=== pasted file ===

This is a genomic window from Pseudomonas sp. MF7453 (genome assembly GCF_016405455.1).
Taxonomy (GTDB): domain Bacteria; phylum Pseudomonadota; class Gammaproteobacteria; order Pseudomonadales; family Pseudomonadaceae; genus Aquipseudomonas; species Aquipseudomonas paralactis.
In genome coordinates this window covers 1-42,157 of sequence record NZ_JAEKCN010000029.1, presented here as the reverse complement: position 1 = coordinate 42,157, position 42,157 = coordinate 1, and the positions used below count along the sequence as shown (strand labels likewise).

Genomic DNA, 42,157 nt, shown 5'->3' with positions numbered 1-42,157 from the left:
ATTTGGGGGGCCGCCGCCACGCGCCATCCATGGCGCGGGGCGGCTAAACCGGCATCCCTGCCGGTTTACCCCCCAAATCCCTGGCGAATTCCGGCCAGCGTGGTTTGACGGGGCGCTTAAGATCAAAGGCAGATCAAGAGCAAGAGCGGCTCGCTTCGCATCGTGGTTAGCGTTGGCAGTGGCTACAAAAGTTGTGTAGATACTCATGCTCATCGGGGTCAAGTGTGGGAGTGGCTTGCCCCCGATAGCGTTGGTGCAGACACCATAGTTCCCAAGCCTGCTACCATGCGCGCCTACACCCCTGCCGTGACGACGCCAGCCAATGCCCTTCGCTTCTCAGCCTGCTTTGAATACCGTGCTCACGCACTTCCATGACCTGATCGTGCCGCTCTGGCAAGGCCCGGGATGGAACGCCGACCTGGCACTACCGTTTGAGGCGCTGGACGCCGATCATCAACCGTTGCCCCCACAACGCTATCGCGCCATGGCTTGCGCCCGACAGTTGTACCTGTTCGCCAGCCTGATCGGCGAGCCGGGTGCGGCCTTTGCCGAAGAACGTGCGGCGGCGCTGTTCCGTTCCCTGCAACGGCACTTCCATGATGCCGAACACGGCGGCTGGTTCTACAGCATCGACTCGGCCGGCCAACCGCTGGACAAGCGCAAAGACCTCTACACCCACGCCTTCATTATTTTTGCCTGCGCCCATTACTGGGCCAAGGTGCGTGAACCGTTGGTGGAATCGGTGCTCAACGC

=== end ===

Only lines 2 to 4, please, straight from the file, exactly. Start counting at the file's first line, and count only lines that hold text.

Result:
Taxonomy (GTDB): domain Bacteria; phylum Pseudomonadota; class Gammaproteobacteria; order Pseudomonadales; family Pseudomonadaceae; genus Aquipseudomonas; species Aquipseudomonas paralactis.
In genome coordinates this window covers 1-42,157 of sequence record NZ_JAEKCN010000029.1, presented here as the reverse complement: position 1 = coordinate 42,157, position 42,157 = coordinate 1, and the positions used below count along the sequence as shown (strand labels likewise).

Genomic DNA, 42,157 nt, shown 5'->3' with positions numbered 1-42,157 from the left: